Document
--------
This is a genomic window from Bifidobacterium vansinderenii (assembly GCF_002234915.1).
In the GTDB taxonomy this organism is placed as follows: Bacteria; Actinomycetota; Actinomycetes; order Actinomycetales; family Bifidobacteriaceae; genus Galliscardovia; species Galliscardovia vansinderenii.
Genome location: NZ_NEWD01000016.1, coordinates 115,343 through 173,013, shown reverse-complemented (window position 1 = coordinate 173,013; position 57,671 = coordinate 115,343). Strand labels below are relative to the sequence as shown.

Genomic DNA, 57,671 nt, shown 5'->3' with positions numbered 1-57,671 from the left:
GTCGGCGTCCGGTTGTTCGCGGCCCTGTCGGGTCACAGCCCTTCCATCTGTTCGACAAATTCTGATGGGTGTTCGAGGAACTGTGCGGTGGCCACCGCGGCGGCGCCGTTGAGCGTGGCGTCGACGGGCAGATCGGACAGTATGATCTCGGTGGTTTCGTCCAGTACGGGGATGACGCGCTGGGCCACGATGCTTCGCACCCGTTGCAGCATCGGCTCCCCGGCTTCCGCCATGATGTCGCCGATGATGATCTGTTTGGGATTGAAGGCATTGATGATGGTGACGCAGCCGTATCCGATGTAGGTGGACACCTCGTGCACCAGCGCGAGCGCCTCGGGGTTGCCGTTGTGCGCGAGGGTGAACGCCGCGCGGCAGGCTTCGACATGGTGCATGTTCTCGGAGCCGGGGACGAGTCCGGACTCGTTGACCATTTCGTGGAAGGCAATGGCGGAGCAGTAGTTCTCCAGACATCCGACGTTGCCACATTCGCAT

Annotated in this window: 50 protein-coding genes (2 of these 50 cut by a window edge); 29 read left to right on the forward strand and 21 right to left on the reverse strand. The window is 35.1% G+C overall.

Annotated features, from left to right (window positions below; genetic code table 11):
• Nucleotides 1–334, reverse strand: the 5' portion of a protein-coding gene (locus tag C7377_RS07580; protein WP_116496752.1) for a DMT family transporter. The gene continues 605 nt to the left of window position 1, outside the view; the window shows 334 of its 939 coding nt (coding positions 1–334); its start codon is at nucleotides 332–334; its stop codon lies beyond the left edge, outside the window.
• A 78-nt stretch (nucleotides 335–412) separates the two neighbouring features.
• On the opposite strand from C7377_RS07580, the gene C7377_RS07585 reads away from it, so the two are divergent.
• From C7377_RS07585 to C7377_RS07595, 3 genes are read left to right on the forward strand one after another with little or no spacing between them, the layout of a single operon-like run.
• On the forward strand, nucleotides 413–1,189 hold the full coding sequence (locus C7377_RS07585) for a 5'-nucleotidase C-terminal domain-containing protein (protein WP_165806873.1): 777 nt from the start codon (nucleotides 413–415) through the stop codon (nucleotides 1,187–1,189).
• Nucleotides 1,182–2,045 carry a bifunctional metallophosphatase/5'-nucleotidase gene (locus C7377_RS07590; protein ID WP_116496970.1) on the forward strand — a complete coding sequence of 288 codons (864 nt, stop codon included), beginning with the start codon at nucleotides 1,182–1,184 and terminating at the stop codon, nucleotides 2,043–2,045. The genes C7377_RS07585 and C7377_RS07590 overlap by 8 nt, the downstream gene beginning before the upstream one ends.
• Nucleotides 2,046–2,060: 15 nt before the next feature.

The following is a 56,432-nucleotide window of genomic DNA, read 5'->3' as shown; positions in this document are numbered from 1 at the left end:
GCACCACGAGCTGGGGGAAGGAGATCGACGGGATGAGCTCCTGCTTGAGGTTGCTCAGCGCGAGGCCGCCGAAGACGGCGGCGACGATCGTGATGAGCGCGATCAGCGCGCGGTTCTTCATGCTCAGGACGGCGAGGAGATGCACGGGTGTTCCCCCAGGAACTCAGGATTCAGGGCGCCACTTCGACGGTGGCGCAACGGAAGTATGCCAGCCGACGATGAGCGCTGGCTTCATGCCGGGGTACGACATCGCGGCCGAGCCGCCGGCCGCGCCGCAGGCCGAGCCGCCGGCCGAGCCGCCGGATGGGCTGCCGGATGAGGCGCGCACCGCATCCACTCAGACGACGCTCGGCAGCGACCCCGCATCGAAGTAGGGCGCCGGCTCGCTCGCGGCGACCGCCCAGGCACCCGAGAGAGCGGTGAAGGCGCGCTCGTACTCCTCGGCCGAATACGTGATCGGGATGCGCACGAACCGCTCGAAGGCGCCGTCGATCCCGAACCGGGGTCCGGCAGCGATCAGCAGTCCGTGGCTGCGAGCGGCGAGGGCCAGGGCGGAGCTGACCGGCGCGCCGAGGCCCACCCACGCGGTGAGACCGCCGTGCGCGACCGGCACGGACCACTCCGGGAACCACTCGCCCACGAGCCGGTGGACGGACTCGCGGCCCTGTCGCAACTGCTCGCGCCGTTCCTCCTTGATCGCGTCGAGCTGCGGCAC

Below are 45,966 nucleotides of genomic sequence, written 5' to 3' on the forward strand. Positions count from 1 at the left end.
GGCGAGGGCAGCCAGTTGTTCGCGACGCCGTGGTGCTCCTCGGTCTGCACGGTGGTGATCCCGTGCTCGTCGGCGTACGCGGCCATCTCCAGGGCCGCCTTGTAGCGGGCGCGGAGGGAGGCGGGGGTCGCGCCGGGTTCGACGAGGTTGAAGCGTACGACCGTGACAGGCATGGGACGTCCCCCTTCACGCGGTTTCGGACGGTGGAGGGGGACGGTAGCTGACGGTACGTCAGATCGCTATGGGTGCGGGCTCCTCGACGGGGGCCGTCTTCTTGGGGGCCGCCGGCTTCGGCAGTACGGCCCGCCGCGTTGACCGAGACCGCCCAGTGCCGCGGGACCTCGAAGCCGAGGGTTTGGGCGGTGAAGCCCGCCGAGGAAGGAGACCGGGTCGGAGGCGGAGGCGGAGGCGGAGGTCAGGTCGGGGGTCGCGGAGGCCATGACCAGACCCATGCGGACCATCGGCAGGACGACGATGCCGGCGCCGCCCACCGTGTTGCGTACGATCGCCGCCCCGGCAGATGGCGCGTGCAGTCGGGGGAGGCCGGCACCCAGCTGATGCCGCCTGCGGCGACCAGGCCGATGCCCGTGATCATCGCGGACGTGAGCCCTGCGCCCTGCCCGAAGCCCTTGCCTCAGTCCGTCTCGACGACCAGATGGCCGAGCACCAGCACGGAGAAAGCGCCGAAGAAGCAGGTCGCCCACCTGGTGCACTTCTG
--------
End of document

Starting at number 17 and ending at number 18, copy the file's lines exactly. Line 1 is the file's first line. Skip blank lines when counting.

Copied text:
Below are 45,966 nucleotides of genomic sequence, written 5' to 3' on the forward strand. Positions count from 1 at the left end.
GGCGAGGGCAGCCAGTTGTTCGCGACGCCGTGGTGCTCCTCGGTCTGCACGGTGGTGATCCCGTGCTCGTCGGCGTACGCGGCCATCTCCAGGGCCGCCTTGTAGCGGGCGCGGAGGGAGGCGGGGGTCGCGCCGGGTTCGACGAGGTTGAAGCGTACGACCGTGACAGGCATGGGACGTCCCCCTTCACGCGGTTTCGGACGGTGGAGGGGGACGGTAGCTGACGGTACGTCAGATCGCTATGGGTGCGGGCTCCTCGACGGGGGCCGTCTTCTTGGGGGCCGCCGGCTTCGGCAGTACGGCCCGCCGCGTTGACCGAGACCGCCCAGTGCCGCGGGACCTCGAAGCCGAGGGTTTGGGCGGTGAAGCCCGCCGAGGAAGGAGACCGGGTCGGAGGCGGAGGCGGAGGCGGAGGTCAGGTCGGGGGTCGCGGAGGCCATGACCAGACCCATGCGGACCATCGGCAGGACGACGATGCCGGCGCCGCCCACCGTGTTGCGTACGATCGCCGCCCCGGCAGATGGCGCGTGCAGTCGGGGGAGGCCGGCACCCAGCTGATGCCGCCTGCGGCGACCAGGCCGATGCCCGTGATCATCGCGGACGTGAGCCCTGCGCCCTGCCCGAAGCCCTTGCCTCAGTCCGTCTCGACGACCAGATGGCCGAGCACCAGCACGGAGAAAGCGCCGAAGAAGCAGGTCGCCCACCTGGTGCACTTCTG